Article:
12th November 2021 All Posts

Sonia Hardy’s Inspirational Profile

WeAreTechWomen interview: Sonia Hardy

Our chief people officer, Sonia Hardy, was recently interviewed by WeAreTechWomen as their latest inspiration woman. Find out more about her career within the industry and her biggest achievement to date, as well as what role she thinks technology plays in the future of the early years education sector.

If you missed the original article, you can catch up below. 

  1. Tell us a bit about yourself, background and your current role

    I’m Sonia Hardy, the chief people office at Connect Childcare – a Lancashire-based tech firm that specialises in nursery management software.

    I have over 10 years’ experience in the employment law and HR space – having worked for many businesses across the UK with 300+ staff across multiple sites – and have extensive experience in all areas of HR. I now primarily focus on the ‘people strategy’ and this is where my passion lies

    My career spans the full employee experience, including coaching and mentoring, employee engagement, talent acquisition, and succession planning, to name a few. At Connect, I’m responsible for fostering a positive company culture, and ensuring the firm not only attracts and retains highly talented professionals within the industry, but also provides them with a fulfilling career. I believe that this is the key to delivering first-class customer service.

    While I’m not a ‘techie’ in the traditional sense, I work for a software firm, and I think it’s important to raise awareness of the plethora of roles that are available for females within the industry – whether they’re tech focused or otherwise.
  1. Did you ever sit down and plan your career? 

Not at all – I left school with no idea what I wanted to do, other than knowing I didn’t want to go to college.

I started out on my career path studying for an NVQ Level 2 in business admin at the North West’s leading law company. While there, an opening came up in the HR department which was the start of my career in that sector. I’ve worked my way through the ranks from HR admin to managerial roles – whilst successfully gaining the Level 7 CIPD – which then led to working for many major businesses, including Forbes Solicitors and Warburtons Bakery.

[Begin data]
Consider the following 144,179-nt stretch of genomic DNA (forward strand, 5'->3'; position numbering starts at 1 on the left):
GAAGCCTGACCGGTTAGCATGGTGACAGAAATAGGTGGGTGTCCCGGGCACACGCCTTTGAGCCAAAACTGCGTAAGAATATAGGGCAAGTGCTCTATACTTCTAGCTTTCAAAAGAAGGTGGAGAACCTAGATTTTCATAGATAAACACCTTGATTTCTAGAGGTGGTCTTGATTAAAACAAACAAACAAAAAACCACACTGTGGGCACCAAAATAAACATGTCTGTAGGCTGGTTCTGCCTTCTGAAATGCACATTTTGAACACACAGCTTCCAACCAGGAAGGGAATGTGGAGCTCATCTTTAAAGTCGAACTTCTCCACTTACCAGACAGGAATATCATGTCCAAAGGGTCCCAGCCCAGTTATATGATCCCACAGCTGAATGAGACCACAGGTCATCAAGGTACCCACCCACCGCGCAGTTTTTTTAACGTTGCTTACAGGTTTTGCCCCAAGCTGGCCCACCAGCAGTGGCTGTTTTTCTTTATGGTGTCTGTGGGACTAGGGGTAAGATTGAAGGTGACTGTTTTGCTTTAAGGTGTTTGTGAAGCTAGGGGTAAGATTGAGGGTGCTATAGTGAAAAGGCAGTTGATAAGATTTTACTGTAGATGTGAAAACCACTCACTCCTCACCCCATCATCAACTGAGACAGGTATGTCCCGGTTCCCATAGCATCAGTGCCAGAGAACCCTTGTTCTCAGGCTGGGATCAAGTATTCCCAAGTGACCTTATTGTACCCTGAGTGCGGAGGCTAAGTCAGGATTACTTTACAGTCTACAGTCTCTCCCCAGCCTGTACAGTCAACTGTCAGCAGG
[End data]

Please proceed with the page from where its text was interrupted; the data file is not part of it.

In and amongst my time in the HR space, I also qualified in criminal law and spent 10 years representing clients both in the police station and the Crown Court – this has also been one of my life’s passions and interests and I learnt so many valuable people skills during this time.

  1. Have you faced any career challenges along the way and how did you overcome these?

    Yes, one of the biggest hurdles was getting back into HR after spending time in the law sphere. Given the HR landscape is very fast-paced, any taking time out means you have a lot to catch up on – and everyone wanted experience. It was extremely difficult to get someone to give you a foot in the door, and I’ll be forever grateful to the lady who hired me.

    Connect Childcare is the first tech firm I’ve worked for as an HR professional, and I’d say that I feel more at home in the tech world than anywhere else – its full of creative, talented individuals who want to make a real positive difference.
  2. What has been your biggest career achievement to date?

    Achieving my Level 7 qualification in HR while working full time and having children – getting qualified meant so much to me, as I’d been working towards it for a long time.
  3. What one thing do you believe has been a major factor in you achieving success? 

    My two daughters. They’ve inspired me throughout my life – both personally and professionally. I believe that having them by my side supporting me has been a huge reason that I’m where I am today – doing something I truly love on a daily basis.
  4. What top tips would you give to an individual who is trying to excel in their career in technology?

    Regardless of whether you’re on the HR, marketing, sales, or development side of a tech organisation, it’s vital you continue to grow your knowledge of both your specialism and the wider sector. Take advantage of as many resources as you can to do this – there are many online and in-person courses, some of which are free too.

    Also, no matter if you’re starting out in your career or you’ve been in the industry for decades, it’s also crucial to build up your network of other tech professionals. This isn’t only useful in helping you to get a head start in finding job opportunities, but it also allows you to build up communication skills and confidence.